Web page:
skip to primary navigationskip to content
 

Our Plant Sciences Champion experience in the Oxford Farming 2018 conference

last modified Jan 14, 2018 10:04 AM

My take, as a plant scientist, on the Oxford Farming Conference 2018

I attended the Oxford Farming Conference last week for the first time, a trip sponsored by Bayer for Crop Science who are keen to link scientists with farmers (the programme is available here and presentations here). The conference, held each year since 1946, is a gathering for farmers and influential practitioners in the farming industry, and it is often reported in the press and on Twitter, #OFC18. This year’s theme was ‘Embracing change’ from new technologies to BREXIT. Sessions were very diverse and focused on politics, digital revolution, economics, challenges faced by farmers, consumer trends, and underpinning science.

As a plant scientist attending this conference I came away with three key messages: (1) there is a need for diversification in the plant species currently studied for improvement; (2) the development of gene editing methods is likely to be accepted by the general public if we handle it well; (3) we need to engage more with the farming community so that trust is not an issue.

Increasing diversity in crop species

The debate at the Oxford Union on the topic: “This House believes that by 2100 meat eating will be a thing of the past”, projected us far into the future when our diets will be even more reliant on plants. George Monbiot argued that meat production is not environmentally sustainable and that eating animal-derived protein is a very inefficient way to convert energy. This was opposed by Gareth Wyn Jones, seconded by Emily Norton, a Norfolk dairy farmer, who compared meat eating with using a candle. Her argument was that the invention of the electric lightbulb did not totally eradicate the production and use of candles. In her opinion, even if plant-based proteins or lab-grown meat is more available, farm produced meat will still be eaten but may become a luxury. Though the majority rejected the notion that meat eating will be a thing of the past, many agreed that meat consumption will decrease severely and that our diets will include more plant products. This message was reiterated by James Wong and Eve Turow Paul. James Wong reminded us that 60% of our calories come from three crops: wheat, maize and rice. Furthermore there has been a 75% decrease in agrobiodiversity in the crops grown in the 20th century (FAO, Khoury et al. 2014, PNAS, 111:4001). This is where opportunities arise as a wider diversity of crops could be more attractive to current customers. With BREXIT looming, farmers in the UK will need to differentiate themselves from the rest of the world and demonstrate the quality of their products (a red tractor logo is not sufficient). A good example was this quinoa farmer based in the UK. Changes in crop species grown in the UK will open new opportunities for plant scientists as well. Thus far, a lot of the research in the UK has focused on wheat where yields have now stagnated for a few years and improvements seem slow. If we can apply what we have learned thus far to other species (“orphan crops”) that have been less focused on- we may be able to have higher impact, more rapidly.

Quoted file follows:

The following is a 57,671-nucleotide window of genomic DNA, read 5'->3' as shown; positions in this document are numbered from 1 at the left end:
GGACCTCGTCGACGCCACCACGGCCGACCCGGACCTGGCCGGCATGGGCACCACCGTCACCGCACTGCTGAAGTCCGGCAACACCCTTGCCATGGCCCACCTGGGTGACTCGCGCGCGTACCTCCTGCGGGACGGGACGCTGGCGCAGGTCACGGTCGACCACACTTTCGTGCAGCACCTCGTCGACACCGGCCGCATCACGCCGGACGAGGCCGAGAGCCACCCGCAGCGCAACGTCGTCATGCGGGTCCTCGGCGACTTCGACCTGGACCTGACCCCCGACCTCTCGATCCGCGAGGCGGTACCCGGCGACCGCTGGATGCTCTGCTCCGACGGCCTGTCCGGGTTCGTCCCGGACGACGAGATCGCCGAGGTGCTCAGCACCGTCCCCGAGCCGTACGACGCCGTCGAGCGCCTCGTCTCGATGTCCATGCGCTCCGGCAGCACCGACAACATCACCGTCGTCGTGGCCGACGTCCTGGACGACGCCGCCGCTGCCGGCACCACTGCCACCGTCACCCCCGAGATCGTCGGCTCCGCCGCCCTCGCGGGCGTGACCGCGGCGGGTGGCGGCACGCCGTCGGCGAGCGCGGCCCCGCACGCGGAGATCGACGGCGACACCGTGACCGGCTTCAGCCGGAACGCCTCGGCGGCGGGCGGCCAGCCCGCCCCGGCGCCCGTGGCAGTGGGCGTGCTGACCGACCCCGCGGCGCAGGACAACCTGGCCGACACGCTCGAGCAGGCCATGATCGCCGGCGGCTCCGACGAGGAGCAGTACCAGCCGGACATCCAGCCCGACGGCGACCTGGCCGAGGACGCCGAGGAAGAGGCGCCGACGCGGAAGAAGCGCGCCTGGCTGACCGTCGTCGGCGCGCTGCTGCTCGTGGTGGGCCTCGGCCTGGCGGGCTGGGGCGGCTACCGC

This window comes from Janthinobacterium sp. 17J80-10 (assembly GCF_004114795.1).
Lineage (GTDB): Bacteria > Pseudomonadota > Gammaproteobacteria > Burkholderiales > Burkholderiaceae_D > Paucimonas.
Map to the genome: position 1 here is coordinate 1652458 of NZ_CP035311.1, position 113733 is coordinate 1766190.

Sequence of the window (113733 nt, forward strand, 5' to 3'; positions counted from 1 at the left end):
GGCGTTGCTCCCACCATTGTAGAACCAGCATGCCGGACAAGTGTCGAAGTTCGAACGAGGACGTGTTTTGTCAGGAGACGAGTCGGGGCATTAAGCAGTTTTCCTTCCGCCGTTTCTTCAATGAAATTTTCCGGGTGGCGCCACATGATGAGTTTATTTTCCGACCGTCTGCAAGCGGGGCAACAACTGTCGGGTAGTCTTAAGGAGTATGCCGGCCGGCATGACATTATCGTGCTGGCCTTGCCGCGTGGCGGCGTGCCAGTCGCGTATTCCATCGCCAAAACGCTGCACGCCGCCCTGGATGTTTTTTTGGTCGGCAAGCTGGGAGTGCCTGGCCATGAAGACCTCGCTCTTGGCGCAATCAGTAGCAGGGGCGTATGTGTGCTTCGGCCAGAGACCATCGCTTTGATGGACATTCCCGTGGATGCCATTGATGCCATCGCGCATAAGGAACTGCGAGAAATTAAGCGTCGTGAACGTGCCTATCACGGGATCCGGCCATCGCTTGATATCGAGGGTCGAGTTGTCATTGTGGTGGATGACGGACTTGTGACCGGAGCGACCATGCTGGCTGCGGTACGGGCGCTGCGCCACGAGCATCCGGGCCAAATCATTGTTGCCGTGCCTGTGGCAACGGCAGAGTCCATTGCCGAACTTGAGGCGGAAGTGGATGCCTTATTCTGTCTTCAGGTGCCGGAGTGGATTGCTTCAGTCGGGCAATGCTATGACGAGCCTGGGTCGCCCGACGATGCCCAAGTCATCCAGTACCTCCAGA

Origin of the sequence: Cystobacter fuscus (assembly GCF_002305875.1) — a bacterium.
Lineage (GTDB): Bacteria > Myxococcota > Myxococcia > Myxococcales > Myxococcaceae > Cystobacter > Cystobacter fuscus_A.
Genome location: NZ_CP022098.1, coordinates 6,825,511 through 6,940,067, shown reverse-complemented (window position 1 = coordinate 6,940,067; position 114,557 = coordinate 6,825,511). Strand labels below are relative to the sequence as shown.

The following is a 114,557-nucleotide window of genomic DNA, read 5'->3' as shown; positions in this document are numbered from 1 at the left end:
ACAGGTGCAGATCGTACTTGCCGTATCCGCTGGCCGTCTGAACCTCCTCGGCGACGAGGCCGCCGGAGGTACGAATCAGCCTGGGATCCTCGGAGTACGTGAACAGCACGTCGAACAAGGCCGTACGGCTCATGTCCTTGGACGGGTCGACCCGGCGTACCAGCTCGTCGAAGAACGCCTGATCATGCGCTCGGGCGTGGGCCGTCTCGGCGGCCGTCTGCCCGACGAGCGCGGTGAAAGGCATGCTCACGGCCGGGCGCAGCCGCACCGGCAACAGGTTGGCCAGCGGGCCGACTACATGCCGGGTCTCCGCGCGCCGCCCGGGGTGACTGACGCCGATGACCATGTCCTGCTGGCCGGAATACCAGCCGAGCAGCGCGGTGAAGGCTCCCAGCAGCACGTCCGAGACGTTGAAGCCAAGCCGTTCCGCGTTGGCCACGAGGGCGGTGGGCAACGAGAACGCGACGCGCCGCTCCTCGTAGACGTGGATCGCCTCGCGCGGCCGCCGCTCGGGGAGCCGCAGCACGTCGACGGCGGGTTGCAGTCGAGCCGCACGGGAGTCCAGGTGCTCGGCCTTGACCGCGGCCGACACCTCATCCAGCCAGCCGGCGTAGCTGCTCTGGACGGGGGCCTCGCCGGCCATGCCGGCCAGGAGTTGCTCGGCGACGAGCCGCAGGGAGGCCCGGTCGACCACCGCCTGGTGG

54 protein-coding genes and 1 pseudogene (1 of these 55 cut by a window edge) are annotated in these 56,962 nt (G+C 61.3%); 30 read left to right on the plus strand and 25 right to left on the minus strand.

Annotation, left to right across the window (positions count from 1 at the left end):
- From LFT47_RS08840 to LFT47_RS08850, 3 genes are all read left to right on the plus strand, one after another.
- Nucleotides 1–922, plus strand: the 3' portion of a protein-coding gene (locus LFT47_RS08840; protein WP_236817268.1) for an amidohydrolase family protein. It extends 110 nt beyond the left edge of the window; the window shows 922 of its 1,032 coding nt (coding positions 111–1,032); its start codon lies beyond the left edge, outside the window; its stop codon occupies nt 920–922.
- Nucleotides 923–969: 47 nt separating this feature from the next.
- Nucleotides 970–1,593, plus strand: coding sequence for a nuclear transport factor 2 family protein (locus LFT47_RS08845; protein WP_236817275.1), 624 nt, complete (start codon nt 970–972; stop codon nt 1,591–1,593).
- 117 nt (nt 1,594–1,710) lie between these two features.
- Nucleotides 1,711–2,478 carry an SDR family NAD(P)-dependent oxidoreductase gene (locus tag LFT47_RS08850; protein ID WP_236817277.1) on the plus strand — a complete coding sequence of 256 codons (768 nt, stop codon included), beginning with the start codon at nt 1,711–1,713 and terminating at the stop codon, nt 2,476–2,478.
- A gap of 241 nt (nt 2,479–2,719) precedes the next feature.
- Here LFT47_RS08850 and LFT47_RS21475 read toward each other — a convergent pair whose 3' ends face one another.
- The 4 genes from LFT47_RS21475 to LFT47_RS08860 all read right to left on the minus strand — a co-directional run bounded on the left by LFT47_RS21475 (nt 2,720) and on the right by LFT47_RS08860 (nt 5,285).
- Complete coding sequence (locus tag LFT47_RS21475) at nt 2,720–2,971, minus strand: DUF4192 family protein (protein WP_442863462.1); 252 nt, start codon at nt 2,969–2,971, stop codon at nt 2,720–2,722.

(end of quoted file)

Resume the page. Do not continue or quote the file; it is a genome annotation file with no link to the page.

Using all the tools, including gene editing